In China cotton production for 1998/99 is highly uncertain. A continuation of circumstances that have plagued cotton production in the recent past, including environmental factors as well as from governmental actions, indicate that production will decline from the 19.7 million bale output of 1997/98. For the 1998/99 season, China has announced a new procurement price for domestically produced cotton which is substantially lower than the price paid to farmers in 1997/98. In addition, to the lower value, the procurement price will be allowed to fluctuate up to 5 percent, presumably at the discretion of Provincial Officials. The only exception to this is in Xinjiang province, where no limits are being placed on the amount of price movement. The effect of the lower price on area and production should be mitigated by lower prices for grains and oilseeds and the timing of the government's price policy announcement. The announcement was made in early April at the time farmers were developing their cotton seedlings for field transplantation. Another indication for lower output for next year is the new land use policy. Late in the 1997/98 season, China changed its land use policy to permit growers in certain regions along the Yellow River to stop growing cotton. This new policy reflects growers' disenchantment with cotton production given high financial and labor costs and difficulties marketing their cotton. Reductions in cotton area in the Yellow River area are in addition to continuing shifts in area from the North China Plain to other areas, especially Xinjiang province. Some of the areas where cotton is expanding provide higher yields and are less prone to disease and insects. In the North China Plain, farmers are switching to other crops that provide a higher return on investment and require less costly inputs, especially labor. Grains and vegetables are the most frequently mentioned alternative crops, especially in northern provinces of the North China Plain.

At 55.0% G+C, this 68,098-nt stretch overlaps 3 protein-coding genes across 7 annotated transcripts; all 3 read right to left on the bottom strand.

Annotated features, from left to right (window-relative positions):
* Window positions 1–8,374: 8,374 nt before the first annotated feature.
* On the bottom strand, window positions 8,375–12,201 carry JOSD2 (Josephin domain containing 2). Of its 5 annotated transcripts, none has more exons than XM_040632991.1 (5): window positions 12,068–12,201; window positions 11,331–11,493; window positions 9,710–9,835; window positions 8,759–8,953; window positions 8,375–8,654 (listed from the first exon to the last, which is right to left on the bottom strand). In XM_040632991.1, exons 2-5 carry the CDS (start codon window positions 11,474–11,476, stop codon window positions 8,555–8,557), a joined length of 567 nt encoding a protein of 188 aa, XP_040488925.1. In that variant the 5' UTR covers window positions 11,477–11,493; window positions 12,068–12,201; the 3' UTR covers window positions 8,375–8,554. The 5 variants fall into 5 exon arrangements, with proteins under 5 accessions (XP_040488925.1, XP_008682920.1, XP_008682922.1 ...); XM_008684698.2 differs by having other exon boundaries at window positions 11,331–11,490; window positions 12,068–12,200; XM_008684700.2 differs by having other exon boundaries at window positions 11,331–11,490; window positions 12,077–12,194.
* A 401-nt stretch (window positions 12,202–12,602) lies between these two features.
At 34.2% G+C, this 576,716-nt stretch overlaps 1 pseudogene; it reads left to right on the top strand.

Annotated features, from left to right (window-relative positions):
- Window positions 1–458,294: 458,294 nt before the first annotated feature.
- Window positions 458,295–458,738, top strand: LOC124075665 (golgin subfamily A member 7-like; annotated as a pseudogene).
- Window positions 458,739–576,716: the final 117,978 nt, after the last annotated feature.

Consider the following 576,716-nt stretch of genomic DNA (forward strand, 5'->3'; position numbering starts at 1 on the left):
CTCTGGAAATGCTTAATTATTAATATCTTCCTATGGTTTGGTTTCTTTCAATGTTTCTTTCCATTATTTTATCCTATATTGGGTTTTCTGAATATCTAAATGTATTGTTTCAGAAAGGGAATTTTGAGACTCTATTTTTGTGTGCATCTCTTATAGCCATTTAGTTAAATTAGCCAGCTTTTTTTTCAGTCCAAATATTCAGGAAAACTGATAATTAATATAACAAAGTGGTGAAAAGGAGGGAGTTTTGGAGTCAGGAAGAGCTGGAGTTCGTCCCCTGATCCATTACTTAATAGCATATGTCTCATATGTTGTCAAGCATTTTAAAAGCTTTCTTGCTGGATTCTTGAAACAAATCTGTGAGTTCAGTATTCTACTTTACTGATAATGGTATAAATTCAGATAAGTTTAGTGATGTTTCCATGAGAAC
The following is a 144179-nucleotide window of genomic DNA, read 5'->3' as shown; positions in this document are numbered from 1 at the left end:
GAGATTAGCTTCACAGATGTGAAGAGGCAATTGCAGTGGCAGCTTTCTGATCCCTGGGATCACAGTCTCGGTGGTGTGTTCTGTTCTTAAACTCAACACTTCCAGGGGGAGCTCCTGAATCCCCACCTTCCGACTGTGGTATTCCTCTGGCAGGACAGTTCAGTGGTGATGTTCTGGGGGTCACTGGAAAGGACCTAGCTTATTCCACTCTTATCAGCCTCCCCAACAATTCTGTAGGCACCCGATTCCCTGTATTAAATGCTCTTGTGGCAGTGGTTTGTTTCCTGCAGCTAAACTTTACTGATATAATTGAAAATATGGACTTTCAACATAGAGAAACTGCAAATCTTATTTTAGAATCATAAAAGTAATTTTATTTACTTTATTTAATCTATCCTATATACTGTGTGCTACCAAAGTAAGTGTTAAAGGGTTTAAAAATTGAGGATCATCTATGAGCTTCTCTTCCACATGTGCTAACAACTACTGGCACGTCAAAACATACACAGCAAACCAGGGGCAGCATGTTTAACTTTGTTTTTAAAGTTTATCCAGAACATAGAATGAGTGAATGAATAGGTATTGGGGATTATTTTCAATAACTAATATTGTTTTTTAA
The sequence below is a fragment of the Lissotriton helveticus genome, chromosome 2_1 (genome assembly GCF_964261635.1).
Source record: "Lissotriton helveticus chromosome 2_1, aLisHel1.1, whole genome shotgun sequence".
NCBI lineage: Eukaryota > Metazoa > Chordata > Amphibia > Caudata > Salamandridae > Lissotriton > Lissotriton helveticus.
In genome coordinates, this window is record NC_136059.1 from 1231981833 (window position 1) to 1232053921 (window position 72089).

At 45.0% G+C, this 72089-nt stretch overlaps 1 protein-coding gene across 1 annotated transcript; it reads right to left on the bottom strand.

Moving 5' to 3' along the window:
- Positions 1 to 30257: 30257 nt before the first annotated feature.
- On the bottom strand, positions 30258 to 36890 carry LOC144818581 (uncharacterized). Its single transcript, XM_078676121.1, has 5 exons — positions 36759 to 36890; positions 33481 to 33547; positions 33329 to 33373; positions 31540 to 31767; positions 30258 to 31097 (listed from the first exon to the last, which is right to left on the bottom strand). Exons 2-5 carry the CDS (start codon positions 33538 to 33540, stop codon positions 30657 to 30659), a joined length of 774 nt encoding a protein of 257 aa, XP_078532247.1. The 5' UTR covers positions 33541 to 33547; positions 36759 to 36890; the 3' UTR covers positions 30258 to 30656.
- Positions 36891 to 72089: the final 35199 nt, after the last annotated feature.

In the Former Soviet Union (FSU), cotton production for 1998/99 is forecast above the 7.3 million bales output estimated for 1997/98. As in past years, two opposing forces continue to influence the size of the cotton area. Each country needs to maintain or expand area to earn hard currency through its cotton exports. On the other hand, they also need to increase food production to feed their growing populations. In addition to their food supply concerns, these countries continue to experience increases in land salinity caused by cotton production. As a result, the governments have encouraged a shift out of cotton cultivation to alternative crops. Uzbekistan is the FSU's largest cotton producer with production regulated by the government. At present, the Government's policy for 1998/99 is to stabilize area at and hold production near the 1997/98 level of 5.4 million bales. Turkmenistan, the second largest producer in the FSU, has had difficulties in maintaining production in recent years. In 1996/97 output declined to 0.6 million bales but recovered in 1997/98 to 0.9 million. The government's action to privatize agricultural land in 1997/98 apparently resulted in sufficient incentives to reverse the downward spiral in production. However, cotton prices have remained low and input and machinery remain in short supply. Unless significant programs are enacted to address these problems, production is likely to remain stable at the current level of 900,000 bales of 1997/98.